Military Service Tribunals
Military Service Tribunals were bodies formed by borough, urban district and rural district councils to hear applications for exemption from conscription into the British Army during the First World War. Although not strictly recruiting bodies, they played an important part in the process of conscription. Tribunals were published as part of the Derby Scheme in 1915, but were continued on a statutory basis by the Military Service Act 1916, which brought in conscription.
There were 2,086 local Military Service Tribunals, with 83 County Appeal Tribunals (formed by county councils) to hear appeals by applicants not happy with the local tribunal decision. A Central Tribunal at Westminster in London served, solely at the discretion of the Appeals Tribunal, as the final court of appeal; it largely dealt with difficult cases that would stand as precedent for local tribunals.
Although they are best known for their often heavy-handed attitude towards cases of conscientious objection, most of the tribunals' work dealt with domestic and business matters. Men could apply on the grounds of their doing work of national importance, business or domestic hardship, medical unfitness, or conscientious objection. Only around two per cent of applicants were conscientious objectors. The image of the tribunals at the time was that they were soft on these cases and harsh on those relating to domestic hardship; after the war conscience cases became more prominent and tribunals are known for their (genuinely) harsh treatment of objectors.
A very large number of men applied: by the end of June 1916, 748,587 men had applied to tribunals. Over the same period around 770,000 men joined the army. Most men were given some kind of exemption, usually temporary (between a few weeks and six months) or conditional on their situation at work or home remaining serious enough to warrant their retention at home. In October 1.12 million men nationally held tribunal exemption or had cases pending, by May 1917 this had fallen to 780,000 exempt and 110,000 pending. At this point there were also 1.8 million men with exemptions granted by the government (for example, those working in war industries); combined these exemptions covered more men than were serving overseas with the British Army. Some men were exempted on the condition that they joined the Volunteer Training Corps for part-time training and home defence duties; by February 1918, 101,000 men had been directed to the Corps by the tribunals.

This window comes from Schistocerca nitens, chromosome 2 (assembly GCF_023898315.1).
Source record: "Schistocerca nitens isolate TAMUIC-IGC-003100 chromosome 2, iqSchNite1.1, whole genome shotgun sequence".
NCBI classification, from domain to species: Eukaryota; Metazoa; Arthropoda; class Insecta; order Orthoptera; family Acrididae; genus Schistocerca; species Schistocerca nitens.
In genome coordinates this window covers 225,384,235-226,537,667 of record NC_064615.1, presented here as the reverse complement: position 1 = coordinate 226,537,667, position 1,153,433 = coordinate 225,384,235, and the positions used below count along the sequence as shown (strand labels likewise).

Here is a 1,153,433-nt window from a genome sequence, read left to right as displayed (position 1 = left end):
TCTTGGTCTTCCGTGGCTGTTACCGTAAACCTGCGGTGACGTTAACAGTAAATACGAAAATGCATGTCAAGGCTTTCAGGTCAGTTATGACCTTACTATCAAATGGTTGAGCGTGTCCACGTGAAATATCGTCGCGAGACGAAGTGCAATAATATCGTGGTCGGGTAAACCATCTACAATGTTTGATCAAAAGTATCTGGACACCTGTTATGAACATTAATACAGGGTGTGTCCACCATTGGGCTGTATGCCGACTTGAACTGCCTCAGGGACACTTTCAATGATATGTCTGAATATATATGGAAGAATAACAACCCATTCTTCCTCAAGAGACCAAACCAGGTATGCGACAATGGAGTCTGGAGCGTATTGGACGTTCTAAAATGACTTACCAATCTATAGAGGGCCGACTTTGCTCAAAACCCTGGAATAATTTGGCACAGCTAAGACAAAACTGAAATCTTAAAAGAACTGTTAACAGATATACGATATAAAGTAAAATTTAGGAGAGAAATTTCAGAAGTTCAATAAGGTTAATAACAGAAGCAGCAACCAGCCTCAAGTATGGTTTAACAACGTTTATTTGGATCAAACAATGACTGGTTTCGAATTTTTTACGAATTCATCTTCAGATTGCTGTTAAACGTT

- ^ UK Parliamentary Paper, Cmd 413, 'Forty-eighth annual report of the Local Government Board' (1919), p. 116.
- ^ James McDermott, British Military Service Tribunals, p.22
- ^ Adrian Gregory, 'Military Service Tribunals: civil society in action', in Jose Harris, Civil Society in British History (Oxford: 2003), pp. 177-191.
- ^ J.E. Edmonds, Military Operations: France and Belgium: 1916, vol. i (London: 1932), p152.
- ^ The National Archives, CAB 17/158, Derby scheme: Statement of the War Committee, 24/10/1916
- ^ Statistics of the Military Effort of the British Empire during the Great War. 1914-1920 (London: 1922).
- ^ Beckett, I. F. W. (1985). A Nation in Arms: A Social Study of the British Army in the First World War. Manchester University Press. p. 31. ISBN 978-0-7190-1737-7. Retrieved 30 August 2018.
- James McDermott, British military service tribunals, 1916–18 (Manchester, Manchester University Press: 2011).
- Jonathan Mein, Anne Wares, Sue Mann (eds.), 'St Albans: Life on the Home Front, 1914-1918' (Hatfield, Hertfordshire Publications)